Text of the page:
Biologists have long maintained that life on Earth emerged quite early in our planet’s history. Earth formed roughly 4.5 billion years ago and life is understood to have shown up roughly one billion years later, a geological blink of the eye when you consider how long it took for the nascent planet to cool and gather substantial amounts of water. But most of the earliest forms of life were simple and microbial. When did more complex forms of life show up?
For quite some time, it was believed that the first forms of animal life didn’t evolve until roughly 540 million years ago, during what’s known as the “Cambrian explosion” of complex lifeforms. A 2018 discovery of known biomarkers associated with sponges in older rocks pushed the date back to between 635 and 660 million years ago. But now, a new study has revealed the probable existence of sponges as early as 890 million years in the past, which would make them the oldest known animal lifeforms on Earth.
One scientist discovered “tube-like structures” fossilized in ancient rocks from the Stone Knife Formation of Canada’s Northwest Territories. These structures resemble the fibrous skeletons of modern sponges, including some of the ones we still use in our baths. This revelation would place the emergence of animal life more than 200 million years earlier than the Cambrian explosion.
A Huge Step Forward In The Evolution Of Life
The Debrief reached out to the author of this new study, Doctor Elizabeth C. Turner of Laurentian University in Sudbury, Canada, to explore when and how organisms made the jump to complex animal life forms from the bacterial soup that preceded them and what life looked like before that point. She explained that most life was bacterial until at least 1 billion years ago, although other micro-organisms more complex than bacteria, such as single-celled algae, existed at least 1.5 billion years ago.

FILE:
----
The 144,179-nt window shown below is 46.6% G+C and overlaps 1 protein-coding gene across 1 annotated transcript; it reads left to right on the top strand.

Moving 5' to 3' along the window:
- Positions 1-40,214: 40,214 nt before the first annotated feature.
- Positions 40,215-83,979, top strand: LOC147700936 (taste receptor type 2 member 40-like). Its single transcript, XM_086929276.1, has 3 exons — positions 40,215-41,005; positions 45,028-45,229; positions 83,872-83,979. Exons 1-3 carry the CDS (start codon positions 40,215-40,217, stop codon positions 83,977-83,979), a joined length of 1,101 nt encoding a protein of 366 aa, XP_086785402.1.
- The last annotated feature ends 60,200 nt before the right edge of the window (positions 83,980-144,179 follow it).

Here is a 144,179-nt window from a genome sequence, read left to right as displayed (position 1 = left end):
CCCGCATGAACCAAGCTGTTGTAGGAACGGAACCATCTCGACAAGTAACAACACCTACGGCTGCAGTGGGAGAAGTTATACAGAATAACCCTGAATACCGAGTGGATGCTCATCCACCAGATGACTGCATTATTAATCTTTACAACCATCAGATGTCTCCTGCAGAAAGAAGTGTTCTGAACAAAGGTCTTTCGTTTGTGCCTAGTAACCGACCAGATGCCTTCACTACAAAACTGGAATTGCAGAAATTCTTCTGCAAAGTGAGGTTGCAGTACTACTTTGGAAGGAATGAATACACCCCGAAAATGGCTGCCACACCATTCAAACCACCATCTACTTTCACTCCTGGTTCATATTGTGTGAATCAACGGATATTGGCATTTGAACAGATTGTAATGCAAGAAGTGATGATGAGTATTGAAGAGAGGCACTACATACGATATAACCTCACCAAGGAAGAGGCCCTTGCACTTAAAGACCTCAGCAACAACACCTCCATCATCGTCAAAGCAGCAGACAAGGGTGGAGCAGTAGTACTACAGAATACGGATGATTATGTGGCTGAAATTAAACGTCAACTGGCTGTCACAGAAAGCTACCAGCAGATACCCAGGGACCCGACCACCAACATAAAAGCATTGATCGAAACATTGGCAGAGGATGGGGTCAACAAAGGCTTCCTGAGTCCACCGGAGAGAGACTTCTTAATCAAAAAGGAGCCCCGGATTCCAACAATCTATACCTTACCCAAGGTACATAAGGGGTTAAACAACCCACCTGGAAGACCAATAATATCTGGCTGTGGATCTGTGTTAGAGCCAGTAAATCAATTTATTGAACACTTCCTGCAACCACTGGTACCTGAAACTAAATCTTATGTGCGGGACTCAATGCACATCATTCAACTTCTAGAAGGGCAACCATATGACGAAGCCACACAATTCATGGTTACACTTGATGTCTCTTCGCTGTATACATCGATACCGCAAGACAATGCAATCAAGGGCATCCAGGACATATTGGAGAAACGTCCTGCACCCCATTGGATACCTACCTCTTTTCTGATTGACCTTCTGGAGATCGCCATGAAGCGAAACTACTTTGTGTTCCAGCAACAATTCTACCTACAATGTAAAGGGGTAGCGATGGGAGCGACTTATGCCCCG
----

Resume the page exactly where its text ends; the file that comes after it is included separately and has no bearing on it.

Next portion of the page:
“The first well-preserved animal fossils, i.e., ‘regular-issue’ fossils like the shells and exoskeletons one sees in museums, appear in rocks that are younger than 540 million years,” she said. “The complexity of the oldest mineralized animal fossils, and the biological diversity of the animals represented, implies that there must have been a back-history to animal evolution – that they were out there well before developing the ability or need to make hard parts like shells and exoskeletons and eventually bones. But they were not well preserved or not preserved at all, possibly for a long, long time.”
Dr. Turner went on to explain that her discovery may not represent the first complex animal life to evolve on Earth, but rather the first lifeform to leave fossilized traces of itself for us to discover. It’s likely that earlier animals may have been living in the oceans, but they didn’t evolve any type of hard structures that could be deposited in stone formations so the fossil record wouldn’t contain their signatures.
Did Animal Life Have To “Reset” Multiple Times?
This early date for the origins of animal life on the planet raises another intriguing question. These sponges would have been present long before the Cryogenian glaciations, which took place between 720 million and 635 million years ago. Referred to as “snowball earth” periods, some scientists believe that nearly the entire planet would have frozen over. If so, did the sponges survive these extinction-level events or did animal life have to start over from scratch? Dr. Turner explained to The Debrief that precisely how completely frozen the planet was remains a matter of debate, but those first sponges survived somehow either way.
“These are controversial episodes: some workers think much of Earth was glaciated, possibly for a long time,” she said. “Lots of others think that it consisted of geographically and temporally patchy glaciations. Regardless of what the Cryogenian glaciations really were, the products of biological evolution, including early sponges, survived through them – the glacial episodes did not ‘reset’ biological evolution.”